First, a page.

Reg BI is “a mixed bag” said Barbara Roper, director of investor protection for the Consumer Federation of America. The SEC, she said, “made some tweaks to the rule that move it in the right direction — in particular by including the prohibition on placing the broker’s interest ahead of the customer’s interest in the rule’s compliance safe harbor — but that’s more than outweighed by their weakening of the conflict provisions, where conflicts now only have to be mitigated at the individual level, and firm-level conflicts are addressed exclusively through disclosure.”
Similarly, she added, “the gain in Reg BI on account monitoring is more than outweighed by the adoption of a new interpretation of brokers’ solely incidental to exemption that gives brokers virtually unlimited ability to market themselves as trusted advisors, and lure investors into thinking they are in long-term relationships of trust and confidence, without appropriately regulating those relationships.”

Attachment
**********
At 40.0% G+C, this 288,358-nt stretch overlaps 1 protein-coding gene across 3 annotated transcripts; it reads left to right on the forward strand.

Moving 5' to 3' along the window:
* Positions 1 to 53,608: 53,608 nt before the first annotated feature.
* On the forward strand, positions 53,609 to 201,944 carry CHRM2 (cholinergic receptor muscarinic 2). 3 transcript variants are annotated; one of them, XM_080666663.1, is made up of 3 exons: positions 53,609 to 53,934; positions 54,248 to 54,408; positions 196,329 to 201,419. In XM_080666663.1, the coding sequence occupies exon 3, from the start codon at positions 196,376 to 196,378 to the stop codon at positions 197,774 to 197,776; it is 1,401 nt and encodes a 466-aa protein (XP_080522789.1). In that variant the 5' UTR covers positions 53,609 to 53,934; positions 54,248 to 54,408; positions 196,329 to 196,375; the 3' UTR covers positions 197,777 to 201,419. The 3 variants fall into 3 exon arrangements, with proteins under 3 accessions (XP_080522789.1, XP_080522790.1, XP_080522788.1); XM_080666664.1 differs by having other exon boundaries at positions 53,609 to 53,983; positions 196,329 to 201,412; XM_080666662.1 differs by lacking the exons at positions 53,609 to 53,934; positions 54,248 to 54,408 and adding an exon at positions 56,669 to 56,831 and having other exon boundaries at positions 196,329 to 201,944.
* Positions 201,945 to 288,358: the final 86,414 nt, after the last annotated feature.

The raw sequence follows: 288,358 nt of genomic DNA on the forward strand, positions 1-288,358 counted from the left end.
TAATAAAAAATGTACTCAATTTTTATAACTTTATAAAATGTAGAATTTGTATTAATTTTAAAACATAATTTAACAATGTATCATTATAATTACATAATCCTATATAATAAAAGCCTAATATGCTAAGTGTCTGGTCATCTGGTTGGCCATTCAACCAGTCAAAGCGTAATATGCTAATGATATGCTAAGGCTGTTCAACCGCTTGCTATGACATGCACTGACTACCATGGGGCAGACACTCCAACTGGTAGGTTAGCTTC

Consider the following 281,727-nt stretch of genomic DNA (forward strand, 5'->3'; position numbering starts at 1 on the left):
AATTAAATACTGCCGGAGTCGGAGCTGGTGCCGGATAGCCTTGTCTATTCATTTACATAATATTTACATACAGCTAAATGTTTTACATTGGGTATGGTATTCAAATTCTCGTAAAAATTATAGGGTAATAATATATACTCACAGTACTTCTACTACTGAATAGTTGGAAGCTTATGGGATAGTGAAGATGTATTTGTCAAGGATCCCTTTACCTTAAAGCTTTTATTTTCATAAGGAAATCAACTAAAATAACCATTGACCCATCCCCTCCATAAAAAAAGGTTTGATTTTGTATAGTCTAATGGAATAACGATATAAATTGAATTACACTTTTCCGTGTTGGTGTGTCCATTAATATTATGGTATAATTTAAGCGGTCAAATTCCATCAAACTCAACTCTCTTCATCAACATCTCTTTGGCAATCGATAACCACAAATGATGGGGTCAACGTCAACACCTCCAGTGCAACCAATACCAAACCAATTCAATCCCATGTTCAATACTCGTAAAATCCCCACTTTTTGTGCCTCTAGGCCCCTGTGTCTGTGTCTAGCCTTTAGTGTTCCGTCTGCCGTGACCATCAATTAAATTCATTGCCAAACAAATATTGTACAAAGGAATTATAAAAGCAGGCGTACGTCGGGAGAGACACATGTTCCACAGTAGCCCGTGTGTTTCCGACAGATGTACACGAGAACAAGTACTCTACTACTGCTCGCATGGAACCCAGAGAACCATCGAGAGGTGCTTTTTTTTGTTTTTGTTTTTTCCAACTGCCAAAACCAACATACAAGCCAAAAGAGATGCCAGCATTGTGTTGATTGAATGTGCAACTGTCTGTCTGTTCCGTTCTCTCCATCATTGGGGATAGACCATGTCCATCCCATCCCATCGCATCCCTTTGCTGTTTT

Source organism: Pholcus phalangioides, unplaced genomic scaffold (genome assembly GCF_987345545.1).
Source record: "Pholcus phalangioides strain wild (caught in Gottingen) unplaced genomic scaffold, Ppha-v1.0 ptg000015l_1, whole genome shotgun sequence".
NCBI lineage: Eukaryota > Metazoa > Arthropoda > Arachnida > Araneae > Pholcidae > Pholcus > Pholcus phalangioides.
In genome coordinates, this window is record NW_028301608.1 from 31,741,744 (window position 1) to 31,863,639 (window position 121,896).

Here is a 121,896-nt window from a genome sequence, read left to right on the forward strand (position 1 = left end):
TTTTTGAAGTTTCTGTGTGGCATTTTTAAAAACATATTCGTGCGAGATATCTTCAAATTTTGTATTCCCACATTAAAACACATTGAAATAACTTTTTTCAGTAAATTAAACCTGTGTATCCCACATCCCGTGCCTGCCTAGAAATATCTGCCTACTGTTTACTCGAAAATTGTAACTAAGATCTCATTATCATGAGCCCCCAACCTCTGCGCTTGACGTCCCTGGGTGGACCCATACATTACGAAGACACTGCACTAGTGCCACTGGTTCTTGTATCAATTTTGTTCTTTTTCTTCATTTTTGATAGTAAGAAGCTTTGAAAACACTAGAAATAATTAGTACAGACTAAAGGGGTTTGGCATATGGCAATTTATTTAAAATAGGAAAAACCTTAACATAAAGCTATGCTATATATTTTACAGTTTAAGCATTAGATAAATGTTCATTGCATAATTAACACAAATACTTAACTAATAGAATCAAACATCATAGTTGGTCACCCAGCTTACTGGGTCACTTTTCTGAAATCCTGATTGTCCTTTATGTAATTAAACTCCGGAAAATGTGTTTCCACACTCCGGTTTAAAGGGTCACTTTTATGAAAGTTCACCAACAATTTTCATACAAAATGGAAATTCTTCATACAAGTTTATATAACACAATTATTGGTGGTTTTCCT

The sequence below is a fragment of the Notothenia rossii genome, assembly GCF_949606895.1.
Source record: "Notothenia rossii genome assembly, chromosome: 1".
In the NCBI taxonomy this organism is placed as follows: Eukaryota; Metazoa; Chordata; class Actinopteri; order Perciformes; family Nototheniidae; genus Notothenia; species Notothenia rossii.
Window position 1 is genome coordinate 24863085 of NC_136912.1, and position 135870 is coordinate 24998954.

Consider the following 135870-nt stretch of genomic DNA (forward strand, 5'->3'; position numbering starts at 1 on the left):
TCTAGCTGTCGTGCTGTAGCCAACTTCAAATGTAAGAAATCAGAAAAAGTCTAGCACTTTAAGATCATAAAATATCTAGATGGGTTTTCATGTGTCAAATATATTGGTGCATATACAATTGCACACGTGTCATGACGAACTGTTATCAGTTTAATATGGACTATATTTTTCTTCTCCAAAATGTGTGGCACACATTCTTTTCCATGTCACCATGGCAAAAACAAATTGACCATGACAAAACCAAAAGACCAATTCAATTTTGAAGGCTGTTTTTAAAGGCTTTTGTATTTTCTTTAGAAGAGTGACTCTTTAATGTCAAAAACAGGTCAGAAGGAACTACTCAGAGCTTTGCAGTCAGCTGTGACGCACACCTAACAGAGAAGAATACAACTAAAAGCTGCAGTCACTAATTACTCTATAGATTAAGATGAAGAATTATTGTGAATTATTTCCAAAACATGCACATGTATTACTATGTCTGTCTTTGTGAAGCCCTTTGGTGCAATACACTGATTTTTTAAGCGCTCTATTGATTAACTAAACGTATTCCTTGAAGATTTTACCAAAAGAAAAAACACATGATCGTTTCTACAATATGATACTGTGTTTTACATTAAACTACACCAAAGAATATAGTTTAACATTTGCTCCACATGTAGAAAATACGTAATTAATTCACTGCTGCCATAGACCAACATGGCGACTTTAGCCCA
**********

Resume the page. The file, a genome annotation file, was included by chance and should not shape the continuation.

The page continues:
Ken Bentsen, president and CEO of the Securities Industry and Financial Markets Association, said “as written,” Reg BI “will impose a materially heightened standard of conduct for broker-dealers when serving retail clients.” However, Bentsen conceded that “compliance with the rule will not be easy for the industry. Firms will need to make substantial changes. The costs to implement will no doubt be significant,” he said, but “worthwhile.”
Larry Stadulis, a partner at Stradley Ronon in Washington, said that instead of full-on title reform — that is, the SEC’s original plan to block brokers from using the terms “adviser/advisor” or other titles like wealth manager — the securities regulator instead took an interpretive approach.